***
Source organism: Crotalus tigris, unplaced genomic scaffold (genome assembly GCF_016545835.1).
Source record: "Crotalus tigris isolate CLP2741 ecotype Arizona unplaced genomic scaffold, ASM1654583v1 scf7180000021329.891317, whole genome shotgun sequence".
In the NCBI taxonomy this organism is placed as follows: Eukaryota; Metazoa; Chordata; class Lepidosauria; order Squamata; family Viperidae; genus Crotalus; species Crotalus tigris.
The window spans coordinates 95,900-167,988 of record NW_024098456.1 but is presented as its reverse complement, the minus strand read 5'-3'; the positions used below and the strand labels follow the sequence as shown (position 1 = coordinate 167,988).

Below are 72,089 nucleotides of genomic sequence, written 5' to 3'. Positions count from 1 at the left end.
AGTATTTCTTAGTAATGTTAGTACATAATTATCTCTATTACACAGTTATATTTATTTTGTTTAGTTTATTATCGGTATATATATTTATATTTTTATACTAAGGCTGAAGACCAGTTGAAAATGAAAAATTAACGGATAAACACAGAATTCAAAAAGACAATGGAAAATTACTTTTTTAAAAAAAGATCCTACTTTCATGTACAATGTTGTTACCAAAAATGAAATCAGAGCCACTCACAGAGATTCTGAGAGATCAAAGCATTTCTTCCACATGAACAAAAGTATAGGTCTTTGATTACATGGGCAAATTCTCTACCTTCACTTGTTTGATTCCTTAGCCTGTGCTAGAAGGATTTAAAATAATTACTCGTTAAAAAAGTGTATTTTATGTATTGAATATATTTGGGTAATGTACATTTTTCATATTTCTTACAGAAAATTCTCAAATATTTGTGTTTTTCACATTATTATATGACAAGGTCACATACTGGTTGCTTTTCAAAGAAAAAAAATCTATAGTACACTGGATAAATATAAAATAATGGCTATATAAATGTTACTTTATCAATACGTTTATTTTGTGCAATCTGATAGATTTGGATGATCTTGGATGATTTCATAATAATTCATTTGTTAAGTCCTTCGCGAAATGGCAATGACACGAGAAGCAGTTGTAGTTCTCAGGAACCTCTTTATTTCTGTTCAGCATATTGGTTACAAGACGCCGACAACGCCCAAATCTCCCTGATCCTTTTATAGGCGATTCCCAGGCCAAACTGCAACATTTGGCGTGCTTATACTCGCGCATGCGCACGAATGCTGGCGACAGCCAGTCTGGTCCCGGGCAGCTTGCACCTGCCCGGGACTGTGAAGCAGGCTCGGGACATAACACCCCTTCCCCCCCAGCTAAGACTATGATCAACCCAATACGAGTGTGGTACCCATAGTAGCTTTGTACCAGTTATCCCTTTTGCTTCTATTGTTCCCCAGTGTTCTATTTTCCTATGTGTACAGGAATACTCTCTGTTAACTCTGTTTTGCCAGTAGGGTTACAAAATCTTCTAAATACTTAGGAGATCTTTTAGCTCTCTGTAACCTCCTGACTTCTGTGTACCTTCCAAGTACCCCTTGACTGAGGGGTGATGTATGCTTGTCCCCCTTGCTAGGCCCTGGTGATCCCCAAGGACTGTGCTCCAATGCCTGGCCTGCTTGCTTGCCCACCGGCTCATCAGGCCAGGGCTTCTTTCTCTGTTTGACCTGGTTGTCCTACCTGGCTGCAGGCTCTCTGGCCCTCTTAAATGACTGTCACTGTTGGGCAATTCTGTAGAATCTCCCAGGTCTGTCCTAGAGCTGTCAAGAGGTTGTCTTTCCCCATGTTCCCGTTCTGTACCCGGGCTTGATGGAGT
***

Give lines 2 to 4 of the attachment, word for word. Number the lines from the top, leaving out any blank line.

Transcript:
Source record: "Crotalus tigris isolate CLP2741 ecotype Arizona unplaced genomic scaffold, ASM1654583v1 scf7180000021329.891317, whole genome shotgun sequence".
In the NCBI taxonomy this organism is placed as follows: Eukaryota; Metazoa; Chordata; class Lepidosauria; order Squamata; family Viperidae; genus Crotalus; species Crotalus tigris.
The window spans coordinates 95,900-167,988 of record NW_024098456.1 but is presented as its reverse complement, the minus strand read 5'-3'; the positions used below and the strand labels follow the sequence as shown (position 1 = coordinate 167,988).